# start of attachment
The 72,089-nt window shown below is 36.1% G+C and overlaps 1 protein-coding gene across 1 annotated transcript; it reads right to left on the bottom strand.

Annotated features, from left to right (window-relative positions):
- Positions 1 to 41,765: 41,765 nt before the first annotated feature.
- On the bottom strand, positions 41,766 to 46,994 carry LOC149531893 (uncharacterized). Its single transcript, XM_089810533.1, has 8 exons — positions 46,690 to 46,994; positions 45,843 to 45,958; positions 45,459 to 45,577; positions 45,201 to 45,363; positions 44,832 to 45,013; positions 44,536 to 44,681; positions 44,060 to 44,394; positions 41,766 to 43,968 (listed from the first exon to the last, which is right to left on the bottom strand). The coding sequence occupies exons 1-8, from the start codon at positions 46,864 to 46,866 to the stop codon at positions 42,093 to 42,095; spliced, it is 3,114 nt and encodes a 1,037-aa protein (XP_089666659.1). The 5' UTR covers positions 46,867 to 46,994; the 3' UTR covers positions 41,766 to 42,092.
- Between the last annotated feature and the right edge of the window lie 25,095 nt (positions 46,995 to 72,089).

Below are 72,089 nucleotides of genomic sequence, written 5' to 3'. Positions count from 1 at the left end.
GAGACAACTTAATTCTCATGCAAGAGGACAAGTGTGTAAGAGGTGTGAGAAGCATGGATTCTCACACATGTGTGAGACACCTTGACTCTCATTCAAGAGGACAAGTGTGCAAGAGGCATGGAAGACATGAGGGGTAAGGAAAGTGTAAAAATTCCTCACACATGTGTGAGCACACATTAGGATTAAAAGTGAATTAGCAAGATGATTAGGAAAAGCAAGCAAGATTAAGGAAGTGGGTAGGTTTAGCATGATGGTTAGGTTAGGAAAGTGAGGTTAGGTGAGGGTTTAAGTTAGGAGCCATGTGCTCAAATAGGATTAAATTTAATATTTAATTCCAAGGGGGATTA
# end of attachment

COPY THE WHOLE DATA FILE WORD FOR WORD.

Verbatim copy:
The 72,089-nt window shown below is 36.1% G+C and overlaps 1 protein-coding gene across 1 annotated transcript; it reads right to left on the bottom strand.

Annotated features, from left to right (window-relative positions):
- Positions 1 to 41,765: 41,765 nt before the first annotated feature.
- On the bottom strand, positions 41,766 to 46,994 carry LOC149531893 (uncharacterized). Its single transcript, XM_089810533.1, has 8 exons — positions 46,690 to 46,994; positions 45,843 to 45,958; positions 45,459 to 45,577; positions 45,201 to 45,363; positions 44,832 to 45,013; positions 44,536 to 44,681; positions 44,060 to 44,394; positions 41,766 to 43,968 (listed from the first exon to the last, which is right to left on the bottom strand). The coding sequence occupies exons 1-8, from the start codon at positions 46,864 to 46,866 to the stop codon at positions 42,093 to 42,095; spliced, it is 3,114 nt and encodes a 1,037-aa protein (XP_089666659.1). The 5' UTR covers positions 46,867 to 46,994; the 3' UTR covers positions 41,766 to 42,092.
- Between the last annotated feature and the right edge of the window lie 25,095 nt (positions 46,995 to 72,089).

Below are 72,089 nucleotides of genomic sequence, written 5' to 3'. Positions count from 1 at the left end.
GAGACAACTTAATTCTCATGCAAGAGGACAAGTGTGTAAGAGGTGTGAGAAGCATGGATTCTCACACATGTGTGAGACACCTTGACTCTCATTCAAGAGGACAAGTGTGCAAGAGGCATGGAAGACATGAGGGGTAAGGAAAGTGTAAAAATTCCTCACACATGTGTGAGCACACATTAGGATTAAAAGTGAATTAGCAAGATGATTAGGAAAAGCAAGCAAGATTAAGGAAGTGGGTAGGTTTAGCATGATGGTTAGGTTAGGAAAGTGAGGTTAGGTGAGGGTTTAAGTTAGGAGCCATGTGCTCAAATAGGATTAAATTTAATATTTAATTCCAAGGGGGATTA